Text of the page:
It is intriguing to contrast Ockham, Scotus and Thomas on knowledge of singulars.   For Ockham, knowledge occurs through the application of the concept to the individual; for Scotus, through the apprehension of unity of the individual represented by a set of characteristics; for Thomas, by means of the "construction" of the object by the intellect through the organization of sensory data (Boler, p. 476).  The intellect, according to Thomas, provides the form by which the sensory manifold is constructed.  While Aquinas' view might have some similarities with Kant, the trajectory of Scotus and Okham is definitely toward the ontology of the individual assumed at the dawn of the Enlightenment.

Saturday, January 02, 2016

Metaphysics and Ontology III

C.  The Question of Potency and Actuality in Incorporeal Creatures and the Possibility of Universal Hylomorphism 

While those defending a real distinction between esse and essentia regarded the latter as in potency to actualization by the former, those rejecting it simply conceived potency as all of that which God could have brought about, even though He had perhaps not done so.  Accordingly, those in the first camp could speak of a "subjective potency" (potentia subjectiva) of the essentia toward existence, while those in the second claimed there was only an "objective potency" (potentia objective) of the nonexistent esse/essentia complex toward existence (Wippel, p. 407).  While subjective potency presupposes there is a subject which could either have existence or not, objective potency simply asserts that while a substance with its qualities in fact does not exist, it nonetheless could.  Thinking of existence E as a predicate, the first claims that there is an x such that Ex, while the second that there is not an x such that Ex.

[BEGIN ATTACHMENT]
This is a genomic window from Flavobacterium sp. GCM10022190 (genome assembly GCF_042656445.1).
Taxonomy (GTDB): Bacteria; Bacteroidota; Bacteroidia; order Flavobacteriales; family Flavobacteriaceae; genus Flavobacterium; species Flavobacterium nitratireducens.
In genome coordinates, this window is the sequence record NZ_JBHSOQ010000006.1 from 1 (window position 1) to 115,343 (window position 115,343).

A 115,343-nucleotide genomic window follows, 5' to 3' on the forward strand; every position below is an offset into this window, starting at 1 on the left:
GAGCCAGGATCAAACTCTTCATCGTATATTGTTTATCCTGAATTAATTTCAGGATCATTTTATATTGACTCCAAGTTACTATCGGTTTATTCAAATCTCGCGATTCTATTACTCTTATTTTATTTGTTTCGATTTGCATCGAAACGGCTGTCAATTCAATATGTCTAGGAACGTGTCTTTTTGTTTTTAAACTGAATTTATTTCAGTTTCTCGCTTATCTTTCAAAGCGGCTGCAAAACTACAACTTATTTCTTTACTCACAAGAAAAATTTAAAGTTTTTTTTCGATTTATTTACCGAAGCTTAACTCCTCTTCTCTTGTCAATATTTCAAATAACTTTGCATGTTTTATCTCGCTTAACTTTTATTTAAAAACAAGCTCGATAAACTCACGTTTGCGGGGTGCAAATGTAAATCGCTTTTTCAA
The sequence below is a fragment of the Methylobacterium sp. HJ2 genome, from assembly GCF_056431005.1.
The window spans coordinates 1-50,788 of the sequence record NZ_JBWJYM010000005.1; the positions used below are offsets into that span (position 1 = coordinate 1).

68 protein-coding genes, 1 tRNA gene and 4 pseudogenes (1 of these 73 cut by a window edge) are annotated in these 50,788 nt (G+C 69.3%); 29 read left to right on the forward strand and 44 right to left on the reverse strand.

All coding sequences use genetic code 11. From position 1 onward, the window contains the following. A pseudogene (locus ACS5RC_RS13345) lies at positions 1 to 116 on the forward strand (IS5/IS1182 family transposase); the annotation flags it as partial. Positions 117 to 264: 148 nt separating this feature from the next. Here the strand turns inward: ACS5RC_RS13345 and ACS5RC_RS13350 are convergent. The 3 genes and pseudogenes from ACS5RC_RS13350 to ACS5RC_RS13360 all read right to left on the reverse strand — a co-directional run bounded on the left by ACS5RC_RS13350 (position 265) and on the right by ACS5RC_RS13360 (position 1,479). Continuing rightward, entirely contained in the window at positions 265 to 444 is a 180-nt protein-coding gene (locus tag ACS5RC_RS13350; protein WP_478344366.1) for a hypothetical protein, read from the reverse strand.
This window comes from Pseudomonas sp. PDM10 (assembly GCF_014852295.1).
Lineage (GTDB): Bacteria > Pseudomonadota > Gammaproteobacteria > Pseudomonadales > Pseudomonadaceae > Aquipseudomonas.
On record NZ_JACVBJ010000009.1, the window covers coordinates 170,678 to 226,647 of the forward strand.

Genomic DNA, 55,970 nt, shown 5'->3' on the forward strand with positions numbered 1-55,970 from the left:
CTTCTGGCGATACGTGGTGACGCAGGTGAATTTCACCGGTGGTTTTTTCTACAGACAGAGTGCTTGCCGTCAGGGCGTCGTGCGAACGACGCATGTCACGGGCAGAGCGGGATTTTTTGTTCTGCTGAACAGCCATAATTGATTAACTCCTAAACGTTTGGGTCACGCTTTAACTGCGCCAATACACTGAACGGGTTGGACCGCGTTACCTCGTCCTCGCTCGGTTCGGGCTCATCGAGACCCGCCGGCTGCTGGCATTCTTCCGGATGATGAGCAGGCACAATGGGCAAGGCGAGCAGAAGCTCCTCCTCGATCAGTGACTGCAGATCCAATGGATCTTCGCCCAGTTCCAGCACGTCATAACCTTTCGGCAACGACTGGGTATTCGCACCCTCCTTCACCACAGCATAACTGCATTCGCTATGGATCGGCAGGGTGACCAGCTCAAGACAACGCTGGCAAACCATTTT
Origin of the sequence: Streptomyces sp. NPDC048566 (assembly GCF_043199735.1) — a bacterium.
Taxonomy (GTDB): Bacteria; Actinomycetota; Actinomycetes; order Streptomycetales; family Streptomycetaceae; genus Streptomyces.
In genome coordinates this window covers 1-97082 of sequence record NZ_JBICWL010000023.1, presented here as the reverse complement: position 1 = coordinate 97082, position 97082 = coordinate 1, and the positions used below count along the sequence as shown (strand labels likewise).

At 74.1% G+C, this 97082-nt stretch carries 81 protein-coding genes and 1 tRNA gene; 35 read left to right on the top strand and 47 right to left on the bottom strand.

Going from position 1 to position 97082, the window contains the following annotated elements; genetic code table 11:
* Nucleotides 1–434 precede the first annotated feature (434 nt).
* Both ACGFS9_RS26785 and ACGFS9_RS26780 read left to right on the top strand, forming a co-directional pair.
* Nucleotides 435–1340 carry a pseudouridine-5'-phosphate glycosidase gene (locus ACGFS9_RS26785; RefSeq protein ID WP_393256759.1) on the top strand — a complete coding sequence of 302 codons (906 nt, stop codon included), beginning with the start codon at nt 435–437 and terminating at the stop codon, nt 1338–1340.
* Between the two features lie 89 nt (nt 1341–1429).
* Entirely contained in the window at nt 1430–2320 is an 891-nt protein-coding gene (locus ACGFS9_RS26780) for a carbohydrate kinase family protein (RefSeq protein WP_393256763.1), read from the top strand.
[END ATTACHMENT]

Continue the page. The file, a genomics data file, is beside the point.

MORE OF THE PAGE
Universal hylomorphism approached the question by claiming that the form/matter distinction applies to all of created reality, even the realm of the incorporeal.  Advocates included Roger Bacon, Bonaventure and Gonsalvus of Spain.  Critics were legion, including William of Auvergne, Albert the Great, Thomas Aquinas, and Godrey of Fountains.  Those of the first camp generally regarded Avicebron or Augstine as adumbrating their own views, while thinkers of the second group appealed to Aristotle in substantiating their position.  Thinkers divided on the notion of prime matter, with advocates of universal hylomorphism tending to opt for a realm of pure potentiality, e.g., Albert, Thomas, Siger and Giles.  The Franciscans, on the other hand, seemingly advocated that any definite matter whatsoever had some degree of actualization, because actualization is necessary for matter to be definite and particular. Representatives included Richard of Middleton, Scotus, Henry of Ghent and William of Ockham.

D.  The Question of Universals